Monday, 27 August 2012

Dialogue and engagement among youth key pillars for positive change

The Late Prof Wangari Maathai (Nobel Laureate)  on receiving the UN Africa Prize for Leadership, 1991 she said:

“Another value Africans must adopt is love and concern for young people. One of the most devastating experiences is to see youth wasting away because they are unemployed, even after they have completed secondary and tertiary education, or because their health has deteriorated. African governments should give priority to investments in technical education and HIV/AIDS prevention, treatment, care, and support programs.
Without skills, people find themselves locked out of productive, rewarding economic activities, leaving them unable to meet their needs for housing, healthcare and nutrition. They get trapped in a vicious cycle of poverty and, sometimes, crime. 
Africa needs to prepare for the opportunities and challenges to come by deliberately working for peace and security.”As a youth, I am inspired by the kinds of dreams that motivate us to become leaders in new and innovative ways; because let’s face it, our generation needs a revolution to move this world forward always
More importantly, a good leader needs to be able to lead others and uphold the interests of their followers. Leadership does not only provide the path on which others may follow, it also ensures that leaders will point her or his followers in the right direction.
Consequently, the many youths within the country are looking upon these very leaders who will enable us to stand up and say “I’m going to change the world, I’ll start today.”

Despite us having either gone to school or completed, we find the outside world not ready to embrace us. The world behaves like we the youth have become the intruders and it will do all it can to oppress us. We grapple each day on how we shall fit in the society, how we shall get employed and above all how we shall be seen as agents for change.
This can only be achieved through sound leadership, leadership that values diversity, leadership that sees each as a valuable component for transformation, but is this arrived at?

The year 2007, I became aware of and knew the importance of effectively participating for change as an electorate. I became a voter. I tried all the best, I travelled all the way to Kakamega to vote within Lurambi constituency before I returned back home in Kitale.

Being a first voter among the many youth who had yearned to feel that inner feeling of being part of positive change and transformation, the elections of 2007 were the most competitive in Kenya’s short history of multiparty politics.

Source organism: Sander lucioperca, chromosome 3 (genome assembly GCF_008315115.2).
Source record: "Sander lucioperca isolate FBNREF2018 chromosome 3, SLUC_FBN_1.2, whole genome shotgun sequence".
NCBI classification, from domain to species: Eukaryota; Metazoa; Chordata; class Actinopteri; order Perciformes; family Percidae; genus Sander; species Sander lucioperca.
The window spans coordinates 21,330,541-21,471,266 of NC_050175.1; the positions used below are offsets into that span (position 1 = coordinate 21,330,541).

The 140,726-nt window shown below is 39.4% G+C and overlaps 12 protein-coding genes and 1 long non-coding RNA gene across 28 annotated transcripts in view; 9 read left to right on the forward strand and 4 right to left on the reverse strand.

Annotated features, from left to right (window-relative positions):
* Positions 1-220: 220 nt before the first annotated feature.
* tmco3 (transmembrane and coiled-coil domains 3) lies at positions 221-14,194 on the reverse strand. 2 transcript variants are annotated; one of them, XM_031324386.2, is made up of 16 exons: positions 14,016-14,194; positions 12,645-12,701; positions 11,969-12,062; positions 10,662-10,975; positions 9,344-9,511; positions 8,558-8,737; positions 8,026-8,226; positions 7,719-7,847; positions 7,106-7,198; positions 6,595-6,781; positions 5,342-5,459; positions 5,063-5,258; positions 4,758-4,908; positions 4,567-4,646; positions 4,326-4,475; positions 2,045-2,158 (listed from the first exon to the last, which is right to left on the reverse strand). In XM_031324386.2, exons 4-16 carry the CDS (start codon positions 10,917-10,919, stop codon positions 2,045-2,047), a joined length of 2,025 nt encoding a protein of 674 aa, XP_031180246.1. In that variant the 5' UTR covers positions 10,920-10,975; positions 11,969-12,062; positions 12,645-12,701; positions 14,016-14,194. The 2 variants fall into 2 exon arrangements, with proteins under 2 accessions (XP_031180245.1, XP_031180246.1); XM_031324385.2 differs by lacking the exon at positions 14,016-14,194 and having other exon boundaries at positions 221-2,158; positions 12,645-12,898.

The country was fractured with protracted ethnic clashes that lasted a couple of months. People lost lives and property and thousands others have been displaced permanently.

My dad used to travel often in Nairobi then, it became difficult for him to travel by road, and thus, he was allowed to be using a plane from the Eldoret International Airport all the way to Nairobi. However, to reach Eldoret via Kitale was not easy, along the way, one could witness houses, shops burned (that is around Soy, Matunda areas) one could see Lorries packed with property, people were fleeing from their homes, roads had been barricaded. Yes, that is what I used to witness as we escorted him to the airport. It was an eye sore.

Near our home, one of our neighbour’s house was torched, the tension that arose was indescribable, then a few days later, one of the big farmers around the area (comes from Central, but had relatives across the region) his head of cattle were stolen. The whole neighborhood was left asking questions, why? Why? These were people who had lived there most of their lives, they had married, sired children, whom many were among my friends. Yes, it had happened to them because of the ripple effect that was being witnessed all over the country.

I hate going back down memory lane but the Kenyan experience demonstrates that ethnic identities are not rigid. They are functional and instrumental in the competition for political power.
Kenya is sadly polarized ethnically. Elections as a vehicle for democracy are therefore, an obstacle to accountable and legitimate government as well as socio-economic progress.

The problems Kenyans face today, lack of political voice and inequitable access to services and opportunities have become a perennial predicament that leaders use to have their way out.
Making us forget so easily where we were from -Kenyans forget easily.

The same way I was in 2007, is the same way many youth like me will be casting their vote for the first time.
The same youth are becoming a force to reckon with, they are the pillars of peace, social economic advancement both as an individual, the community and the nation at large. They know what they have to do. Where they are going, but between their resilient spirit to forge ahead:

Petty self-interests are the greatest obstacles to structured social mobilisation for political and economic transformation in Kenya. However, through you and I as the Kenyan youth can mobilize virulent violence when our collective racial or ethnic interests are threatened.